Sunday, July 21, 2013

Want a job? American Citizens Do Not Apply...["I will fundamentally change America." Barack Obama]

The following from: NewsMax

Immigrants Gain Jobs, Natives Lose Them
All of the net gain in employment over the last 13 years has gone to immigrants, both legal and illegal, according to a new analysis of government data.

From the first quarter of 2000 to the first quarter of this year, the number of natives working fell by 1.3 million while the overall size of the working-age (16 to 65) native population increased by 16.4 million.

Over the same period, the number of legal and illegal immigrants working rose by 5.3 million, while the total number of working-age immigrants rose by 8.8 million, the Center for Immigration Studies (CIS) reports in an analysis based on the Current Population Survey, the nation's primary source of information on the labor market.

"One of the main justifications for the large increase in permanent immigration and guest workers in the Schumer-Rubio [immigration reform] bill is that the nation does not have enough workers," the CIS states. "But the data do not support this conclusion.

"A second argument for the bill is that immigration always creates jobs for natives. But the last 13 years make it clear that large-scale immigration can go hand in hand with weak job growth and persistently high rates of joblessness among the native-born."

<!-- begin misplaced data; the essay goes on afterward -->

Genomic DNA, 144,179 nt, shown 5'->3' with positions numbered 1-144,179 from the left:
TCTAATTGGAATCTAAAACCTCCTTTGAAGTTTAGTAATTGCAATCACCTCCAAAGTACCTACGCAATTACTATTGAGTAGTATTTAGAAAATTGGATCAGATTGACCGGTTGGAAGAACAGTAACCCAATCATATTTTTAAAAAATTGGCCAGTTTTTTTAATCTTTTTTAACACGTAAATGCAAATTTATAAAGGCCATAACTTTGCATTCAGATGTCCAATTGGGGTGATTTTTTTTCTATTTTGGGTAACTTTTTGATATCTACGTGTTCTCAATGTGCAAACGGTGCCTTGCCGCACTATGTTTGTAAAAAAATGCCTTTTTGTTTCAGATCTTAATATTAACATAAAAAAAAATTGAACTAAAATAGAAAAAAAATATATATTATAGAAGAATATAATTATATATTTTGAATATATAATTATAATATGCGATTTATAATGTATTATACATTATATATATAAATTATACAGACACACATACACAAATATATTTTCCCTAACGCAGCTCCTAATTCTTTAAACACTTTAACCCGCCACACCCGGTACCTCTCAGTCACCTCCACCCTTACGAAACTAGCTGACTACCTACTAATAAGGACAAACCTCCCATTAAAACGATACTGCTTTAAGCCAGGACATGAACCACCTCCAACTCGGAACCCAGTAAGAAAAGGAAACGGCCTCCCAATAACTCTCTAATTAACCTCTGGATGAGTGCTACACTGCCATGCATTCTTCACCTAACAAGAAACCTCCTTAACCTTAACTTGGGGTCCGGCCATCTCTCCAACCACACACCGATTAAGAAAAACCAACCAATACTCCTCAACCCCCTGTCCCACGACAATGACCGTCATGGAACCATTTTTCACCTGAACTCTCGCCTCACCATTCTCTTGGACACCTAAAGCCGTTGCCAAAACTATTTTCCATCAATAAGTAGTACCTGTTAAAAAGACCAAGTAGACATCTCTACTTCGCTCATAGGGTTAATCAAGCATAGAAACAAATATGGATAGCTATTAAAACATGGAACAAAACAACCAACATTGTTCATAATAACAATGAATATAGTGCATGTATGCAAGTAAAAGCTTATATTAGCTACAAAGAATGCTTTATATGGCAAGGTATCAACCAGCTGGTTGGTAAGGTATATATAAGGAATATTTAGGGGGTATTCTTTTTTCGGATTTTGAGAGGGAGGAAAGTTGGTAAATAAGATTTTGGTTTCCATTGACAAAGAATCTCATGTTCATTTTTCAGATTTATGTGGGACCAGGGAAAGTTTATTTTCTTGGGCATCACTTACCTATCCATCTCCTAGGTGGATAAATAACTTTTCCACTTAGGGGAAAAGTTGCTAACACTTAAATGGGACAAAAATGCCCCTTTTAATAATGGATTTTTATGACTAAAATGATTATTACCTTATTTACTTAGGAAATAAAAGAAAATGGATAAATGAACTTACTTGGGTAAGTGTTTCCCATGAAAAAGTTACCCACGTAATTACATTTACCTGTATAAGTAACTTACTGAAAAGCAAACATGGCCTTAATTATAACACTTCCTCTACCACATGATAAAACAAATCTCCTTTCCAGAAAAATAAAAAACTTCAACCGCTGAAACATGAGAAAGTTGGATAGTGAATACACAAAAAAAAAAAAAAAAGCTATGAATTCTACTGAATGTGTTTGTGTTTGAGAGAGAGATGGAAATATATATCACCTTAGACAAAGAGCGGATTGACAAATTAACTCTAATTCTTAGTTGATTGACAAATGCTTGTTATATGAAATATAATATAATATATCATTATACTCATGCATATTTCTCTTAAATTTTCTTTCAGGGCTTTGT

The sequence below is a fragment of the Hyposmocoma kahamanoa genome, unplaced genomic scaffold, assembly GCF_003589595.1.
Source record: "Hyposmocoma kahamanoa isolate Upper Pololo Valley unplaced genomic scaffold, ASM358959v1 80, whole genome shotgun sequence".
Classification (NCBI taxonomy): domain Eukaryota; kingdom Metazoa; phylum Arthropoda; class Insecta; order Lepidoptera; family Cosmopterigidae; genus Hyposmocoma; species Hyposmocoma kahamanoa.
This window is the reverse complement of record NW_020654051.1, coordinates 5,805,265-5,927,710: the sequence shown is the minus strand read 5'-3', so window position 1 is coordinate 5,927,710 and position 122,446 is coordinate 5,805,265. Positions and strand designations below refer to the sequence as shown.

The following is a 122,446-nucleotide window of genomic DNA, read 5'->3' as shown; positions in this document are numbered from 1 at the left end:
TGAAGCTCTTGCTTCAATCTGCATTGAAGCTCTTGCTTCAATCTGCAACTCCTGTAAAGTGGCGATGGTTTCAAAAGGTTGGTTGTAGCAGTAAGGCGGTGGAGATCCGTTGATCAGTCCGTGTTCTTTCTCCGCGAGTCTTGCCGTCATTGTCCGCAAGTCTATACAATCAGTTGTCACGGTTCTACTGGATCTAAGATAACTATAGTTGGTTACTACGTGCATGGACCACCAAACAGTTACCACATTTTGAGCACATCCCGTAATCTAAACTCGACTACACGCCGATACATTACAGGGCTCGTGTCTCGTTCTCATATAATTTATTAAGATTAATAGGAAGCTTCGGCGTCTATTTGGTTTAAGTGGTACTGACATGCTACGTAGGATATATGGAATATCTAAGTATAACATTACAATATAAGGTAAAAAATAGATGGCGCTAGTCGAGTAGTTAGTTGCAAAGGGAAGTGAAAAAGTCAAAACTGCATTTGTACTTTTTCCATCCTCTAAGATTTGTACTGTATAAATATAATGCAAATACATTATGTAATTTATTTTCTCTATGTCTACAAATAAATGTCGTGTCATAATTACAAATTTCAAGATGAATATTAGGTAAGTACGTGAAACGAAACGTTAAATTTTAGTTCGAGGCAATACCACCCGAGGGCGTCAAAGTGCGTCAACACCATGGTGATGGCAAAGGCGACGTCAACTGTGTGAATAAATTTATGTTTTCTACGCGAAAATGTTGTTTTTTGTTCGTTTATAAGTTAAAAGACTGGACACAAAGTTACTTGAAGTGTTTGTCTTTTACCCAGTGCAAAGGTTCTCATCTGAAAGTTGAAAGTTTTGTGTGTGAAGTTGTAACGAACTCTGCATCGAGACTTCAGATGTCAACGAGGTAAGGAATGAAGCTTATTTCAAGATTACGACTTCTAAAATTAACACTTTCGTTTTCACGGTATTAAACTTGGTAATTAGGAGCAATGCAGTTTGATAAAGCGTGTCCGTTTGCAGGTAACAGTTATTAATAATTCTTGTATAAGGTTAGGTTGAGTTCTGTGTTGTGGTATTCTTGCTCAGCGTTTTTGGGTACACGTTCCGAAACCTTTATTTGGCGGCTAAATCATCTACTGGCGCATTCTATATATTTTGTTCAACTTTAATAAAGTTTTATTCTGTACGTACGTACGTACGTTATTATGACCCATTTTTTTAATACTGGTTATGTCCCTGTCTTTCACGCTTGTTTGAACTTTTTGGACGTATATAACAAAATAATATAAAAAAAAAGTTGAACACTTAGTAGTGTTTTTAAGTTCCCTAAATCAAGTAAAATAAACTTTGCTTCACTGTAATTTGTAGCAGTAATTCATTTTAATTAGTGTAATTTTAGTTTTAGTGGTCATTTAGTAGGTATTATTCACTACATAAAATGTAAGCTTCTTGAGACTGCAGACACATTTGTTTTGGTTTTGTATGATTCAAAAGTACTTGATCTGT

The Current Population Survey defines "immigrants" as those who are not U.S. citizens at birth, and they include naturalized citizens, temporary workers, Lawful Permanent Residents, foreign students, and illegal immigrants.

The CIS analysis finds that the decline in employment rates for working-age natives has impacted Americans of nearly all ages — teenagers and those in their 20s, 30s, 40s, and 50s. The decline has also affected natives of every race, gender, and education level.

Even before the recession, when the economy was expanding (2000 to 2007), 60 percent of the net increase in employment among those of working age went to immigrants, although they accounted for only 38 percent of the population growth among the working-age population.

The CIS concludes: "The dramatic decline in work among natives, and the enormous increase in the number not working, even before the recession, is strong evidence that labor is not in short supply in the United States."

No comments: